d) what are better ways of attaining desirable goals/benefits without unacceptable negative impacts to the neighborhood?

As outputs from these meetings, I’d like to take with me a set of guidelines determined by the attendees that I can use to draft amendments to the proposed zoning that take into account all of the discussion at that meeting – ideally with the explicit approval granted by a vote at that meeting for or against certain changes. If this takes more than one meeting to settle on, then I say let’s take the time to discuss it and get it right.

I’d then put those amendments forth during the deliberation process at the Board of Aldermen with the neighborhood’s support and urge their adoption by the Board. With the full support of the neighborhood, how could they not be accepted?

If the majority of neighbors strongly support a set of necessary changes, I’ll be promoting those – and I won’t support approval of the zoning unless those changes are incorporated or until the community is convinced that a compromise position is acceptable. 

Now, I know this won’t be easy. For example, few people want to have a new fire station put next to their house – but the community will need a fire station someplace central. Are we willing to compromise on noise in the interest of public safety? Likewise, most people want to improve affordability in Somerville. Are we willing to compromise on building height if a project provides a large amount of affordable housing for middle class residents and artists?

We owe it to the neighborhood to hold these meetings, understand the underlying interests, and ask ourselves these questions. We can take neighborhood concerns into account and work to build consensus around a solution that serves the neighborhood and the individual neighbors.


I believe the public process and scrutiny to this point regarding zoning overhaul has not been sufficient. I have shared every one of these frustrations around developer waivers, Beacon Street reconstruction, and especially in the zoning process around Union Square, where I live and work.

I think that we can do better to incorporate the input of homeowners and tenants alike, and neighbors of every inclination, who may have differing priorities for what they want to see in the neighborhood. Ultimately, this city can be (and should be) what we make of it. I think strong neighborhood organizations can and should make a huge difference in what gets approved and built.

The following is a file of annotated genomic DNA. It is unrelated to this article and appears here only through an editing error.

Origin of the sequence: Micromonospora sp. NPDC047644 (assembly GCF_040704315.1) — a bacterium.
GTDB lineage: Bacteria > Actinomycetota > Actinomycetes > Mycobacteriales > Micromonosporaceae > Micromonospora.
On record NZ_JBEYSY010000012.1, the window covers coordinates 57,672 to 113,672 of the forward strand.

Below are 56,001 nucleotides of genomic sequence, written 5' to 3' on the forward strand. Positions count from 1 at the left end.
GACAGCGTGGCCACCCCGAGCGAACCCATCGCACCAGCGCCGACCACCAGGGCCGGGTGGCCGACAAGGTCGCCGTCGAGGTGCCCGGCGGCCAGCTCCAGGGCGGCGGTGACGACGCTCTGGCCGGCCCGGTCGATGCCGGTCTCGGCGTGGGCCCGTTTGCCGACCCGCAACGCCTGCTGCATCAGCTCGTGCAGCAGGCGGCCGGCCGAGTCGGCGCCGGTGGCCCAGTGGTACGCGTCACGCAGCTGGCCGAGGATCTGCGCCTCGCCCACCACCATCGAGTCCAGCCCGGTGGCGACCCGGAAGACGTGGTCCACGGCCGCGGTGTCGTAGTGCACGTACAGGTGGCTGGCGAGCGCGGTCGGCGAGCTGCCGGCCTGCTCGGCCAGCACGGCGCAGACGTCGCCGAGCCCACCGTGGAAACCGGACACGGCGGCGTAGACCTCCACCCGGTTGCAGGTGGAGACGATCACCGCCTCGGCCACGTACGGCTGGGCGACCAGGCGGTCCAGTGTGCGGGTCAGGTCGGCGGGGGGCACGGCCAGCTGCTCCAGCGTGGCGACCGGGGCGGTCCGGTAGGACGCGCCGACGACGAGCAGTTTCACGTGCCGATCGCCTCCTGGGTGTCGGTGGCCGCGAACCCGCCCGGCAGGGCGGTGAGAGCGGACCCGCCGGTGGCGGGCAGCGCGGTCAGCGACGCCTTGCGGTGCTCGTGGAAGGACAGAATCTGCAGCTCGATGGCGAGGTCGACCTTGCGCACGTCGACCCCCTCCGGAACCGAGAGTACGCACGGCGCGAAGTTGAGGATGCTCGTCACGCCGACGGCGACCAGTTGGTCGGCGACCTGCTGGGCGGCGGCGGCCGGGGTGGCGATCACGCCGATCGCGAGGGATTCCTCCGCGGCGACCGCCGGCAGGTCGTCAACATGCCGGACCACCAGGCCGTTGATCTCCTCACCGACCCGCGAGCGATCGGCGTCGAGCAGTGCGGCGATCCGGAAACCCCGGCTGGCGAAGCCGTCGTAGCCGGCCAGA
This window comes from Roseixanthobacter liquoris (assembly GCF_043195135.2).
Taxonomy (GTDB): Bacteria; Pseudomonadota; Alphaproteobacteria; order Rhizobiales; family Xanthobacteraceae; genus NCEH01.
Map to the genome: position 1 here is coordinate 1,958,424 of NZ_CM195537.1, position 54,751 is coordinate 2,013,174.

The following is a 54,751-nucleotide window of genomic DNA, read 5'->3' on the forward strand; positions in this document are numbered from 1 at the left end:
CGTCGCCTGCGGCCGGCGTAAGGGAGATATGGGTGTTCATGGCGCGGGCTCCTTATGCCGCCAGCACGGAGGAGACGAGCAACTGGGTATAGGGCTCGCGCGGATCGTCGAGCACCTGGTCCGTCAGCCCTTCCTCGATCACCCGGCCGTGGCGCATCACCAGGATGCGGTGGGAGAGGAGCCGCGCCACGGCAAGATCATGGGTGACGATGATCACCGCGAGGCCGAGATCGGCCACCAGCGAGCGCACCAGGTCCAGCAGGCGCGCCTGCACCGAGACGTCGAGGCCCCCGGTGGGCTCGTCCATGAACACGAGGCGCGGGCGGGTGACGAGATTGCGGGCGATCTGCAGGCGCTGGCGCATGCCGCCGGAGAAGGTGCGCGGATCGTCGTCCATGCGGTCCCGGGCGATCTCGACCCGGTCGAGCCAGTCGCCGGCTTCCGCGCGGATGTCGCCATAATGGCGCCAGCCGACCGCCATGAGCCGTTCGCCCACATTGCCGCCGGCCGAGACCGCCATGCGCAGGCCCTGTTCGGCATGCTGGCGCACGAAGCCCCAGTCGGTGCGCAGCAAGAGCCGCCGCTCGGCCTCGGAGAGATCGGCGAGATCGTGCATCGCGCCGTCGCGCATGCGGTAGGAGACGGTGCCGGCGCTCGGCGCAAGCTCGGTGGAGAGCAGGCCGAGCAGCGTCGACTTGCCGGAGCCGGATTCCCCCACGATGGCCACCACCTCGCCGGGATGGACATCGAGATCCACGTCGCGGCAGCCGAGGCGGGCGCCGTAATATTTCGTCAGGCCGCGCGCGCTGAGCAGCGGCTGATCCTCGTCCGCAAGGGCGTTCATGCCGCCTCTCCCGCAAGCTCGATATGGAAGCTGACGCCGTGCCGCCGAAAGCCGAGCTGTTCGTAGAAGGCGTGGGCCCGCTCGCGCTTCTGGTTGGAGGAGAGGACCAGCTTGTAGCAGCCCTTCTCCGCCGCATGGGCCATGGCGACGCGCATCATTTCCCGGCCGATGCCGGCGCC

I believe that this can be a directly democratic process, and I have a lot of faith in the intelligence, dedication, and goodwill of my neighbors to dive into the details of these discussions. There are a lot of things to consider, and I have confidence in your ability do that if you have all the information transparently available to you. I will advocate based on my own preferences, but ultimately the decision on how I vote at the Board is going to come from the neighbors.


If you want to hear my personal opinions about zoning on Beacon St from Washington to Inman, I’m glad to break some of those down as well. I think that we need to get it right before passing it, and that what’s proposed now has some serious problems that have not been addressed. 

I’d like to see zoning that allows homeowners more flexibility to modify their homes, and I’d like to see zoning in place that prevents buildings that discourage interactions with the neighborhood. (As much as I love the people who live in 94 Beacon, I don’t think it’s the best model for what buildings can be on Beacon Street.) I’d also like to see zoning that encourages the creation of small businesses that serve the neighborhood like Thai Hut, the Biscuit, Thirsty Scholar, and more. I’d like to find ways that we can enable responsible development that creates affordable housing for low and middle income residents. I’d like to think we can do all of that without destroying the character of the neighborhood.

I’m very interested in walking down the street with a group of neighbors and a tape measure! I’d love to hear what neighbors think is desirable and objectionable on the street, and make a list of what the important factors are in preserving the character of the neighborhood including really understanding what’s actually there already.


It’s not going to be short or easy, but I actually think it sounds pretty exciting to work with all of my neighbors to find great solutions and make sure that the neighborhood is what we want to make of it… which is a big part of why I’m running for Alderman.